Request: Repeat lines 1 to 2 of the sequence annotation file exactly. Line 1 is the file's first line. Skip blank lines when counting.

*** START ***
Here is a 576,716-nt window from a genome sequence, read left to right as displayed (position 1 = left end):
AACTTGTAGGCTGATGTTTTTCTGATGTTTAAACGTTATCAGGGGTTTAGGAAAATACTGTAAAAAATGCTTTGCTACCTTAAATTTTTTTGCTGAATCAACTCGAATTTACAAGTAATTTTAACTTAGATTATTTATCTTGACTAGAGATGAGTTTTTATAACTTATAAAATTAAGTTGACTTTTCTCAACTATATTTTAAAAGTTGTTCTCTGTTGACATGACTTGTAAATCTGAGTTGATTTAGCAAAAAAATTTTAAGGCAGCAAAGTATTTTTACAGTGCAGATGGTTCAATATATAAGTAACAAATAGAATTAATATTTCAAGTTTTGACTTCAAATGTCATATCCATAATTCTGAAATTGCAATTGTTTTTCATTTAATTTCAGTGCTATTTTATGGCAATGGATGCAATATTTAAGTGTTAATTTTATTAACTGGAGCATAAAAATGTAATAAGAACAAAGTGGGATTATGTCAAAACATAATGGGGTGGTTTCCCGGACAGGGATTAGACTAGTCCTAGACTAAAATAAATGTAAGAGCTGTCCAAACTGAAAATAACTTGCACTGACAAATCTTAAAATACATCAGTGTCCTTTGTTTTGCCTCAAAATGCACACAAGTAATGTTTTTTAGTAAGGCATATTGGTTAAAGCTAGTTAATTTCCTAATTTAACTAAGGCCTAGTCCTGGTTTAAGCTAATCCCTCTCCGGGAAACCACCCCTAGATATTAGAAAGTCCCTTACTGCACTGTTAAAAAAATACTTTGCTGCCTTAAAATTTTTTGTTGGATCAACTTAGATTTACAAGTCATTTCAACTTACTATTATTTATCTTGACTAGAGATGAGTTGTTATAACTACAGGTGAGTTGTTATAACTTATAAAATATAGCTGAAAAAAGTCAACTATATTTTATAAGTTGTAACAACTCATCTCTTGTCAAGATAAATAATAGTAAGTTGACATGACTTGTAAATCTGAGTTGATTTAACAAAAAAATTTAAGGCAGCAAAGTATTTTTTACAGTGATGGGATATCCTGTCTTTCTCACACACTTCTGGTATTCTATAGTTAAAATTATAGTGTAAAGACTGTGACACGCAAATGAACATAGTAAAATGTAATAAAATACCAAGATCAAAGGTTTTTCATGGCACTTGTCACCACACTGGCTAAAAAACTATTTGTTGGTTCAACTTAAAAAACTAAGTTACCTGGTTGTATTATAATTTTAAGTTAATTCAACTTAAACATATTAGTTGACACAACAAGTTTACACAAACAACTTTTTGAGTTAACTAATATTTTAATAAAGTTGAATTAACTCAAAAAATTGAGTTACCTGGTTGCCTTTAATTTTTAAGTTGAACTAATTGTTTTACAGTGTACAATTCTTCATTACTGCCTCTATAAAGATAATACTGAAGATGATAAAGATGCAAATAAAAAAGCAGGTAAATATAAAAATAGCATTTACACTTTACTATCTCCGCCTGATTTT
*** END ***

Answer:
Here is a 576,716-nt window from a genome sequence, read left to right as displayed (position 1 = left end):
AACTTGTAGGCTGATGTTTTTCTGATGTTTAAACGTTATCAGGGGTTTAGGAAAATACTGTAAAAAATGCTTTGCTACCTTAAATTTTTTTGCTGAATCAACTCGAATTTACAAGTAATTTTAACTTAGATTATTTATCTTGACTAGAGATGAGTTTTTATAACTTATAAAATTAAGTTGACTTTTCTCAACTATATTTTAAAAGTTGTTCTCTGTTGACATGACTTGTAAATCTGAGTTGATTTAGCAAAAAAATTTTAAGGCAGCAAAGTATTTTTACAGTGCAGATGGTTCAATATATAAGTAACAAATAGAATTAATATTTCAAGTTTTGACTTCAAATGTCATATCCATAATTCTGAAATTGCAATTGTTTTTCATTTAATTTCAGTGCTATTTTATGGCAATGGATGCAATATTTAAGTGTTAATTTTATTAACTGGAGCATAAAAATGTAATAAGAACAAAGTGGGATTATGTCAAAACATAATGGGGTGGTTTCCCGGACAGGGATTAGACTAGTCCTAGACTAAAATAAATGTAAGAGCTGTCCAAACTGAAAATAACTTGCACTGACAAATCTTAAAATACATCAGTGTCCTTTGTTTTGCCTCAAAATGCACACAAGTAATGTTTTTTAGTAAGGCATATTGGTTAAAGCTAGTTAATTTCCTAATTTAACTAAGGCCTAGTCCTGGTTTAAGCTAATCCCTCTCCGGGAAACCACCCCTAGATATTAGAAAGTCCCTTACTGCACTGTTAAAAAAATACTTTGCTGCCTTAAAATTTTTTGTTGGATCAACTTAGATTTACAAGTCATTTCAACTTACTATTATTTATCTTGACTAGAGATGAGTTGTTATAACTACAGGTGAGTTGTTATAACTTATAAAATATAGCTGAAAAAAGTCAACTATATTTTATAAGTTGTAACAACTCATCTCTTGTCAAGATAAATAATAGTAAGTTGACATGACTTGTAAATCTGAGTTGATTTAACAAAAAAATTTAAGGCAGCAAAGTATTTTTTACAGTGATGGGATATCCTGTCTTTCTCACACACTTCTGGTATTCTATAGTTAAAATTATAGTGTAAAGACTGTGACACGCAAATGAACATAGTAAAATGTAATAAAATACCAAGATCAAAGGTTTTTCATGGCACTTGTCACCACACTGGCTAAAAAACTATTTGTTGGTTCAACTTAAAAAACTAAGTTACCTGGTTGTATTATAATTTTAAGTTAATTCAACTTAAACATATTAGTTGACACAACAAGTTTACACAAACAACTTTTTGAGTTAACTAATATTTTAATAAAGTTGAATTAACTCAAAAAATTGAGTTACCTGGTTGCCTTTAATTTTTAAGTTGAACTAATTGTTTTACAGTGTACAATTCTTCATTACTGCCTCTATAAAGATAATACTGAAGATGATAAAGATGCAAATAAAAAAGCAGGTAAATATAAAAATAGCATTTACACTTTACTATCTCCGCCTGATTTT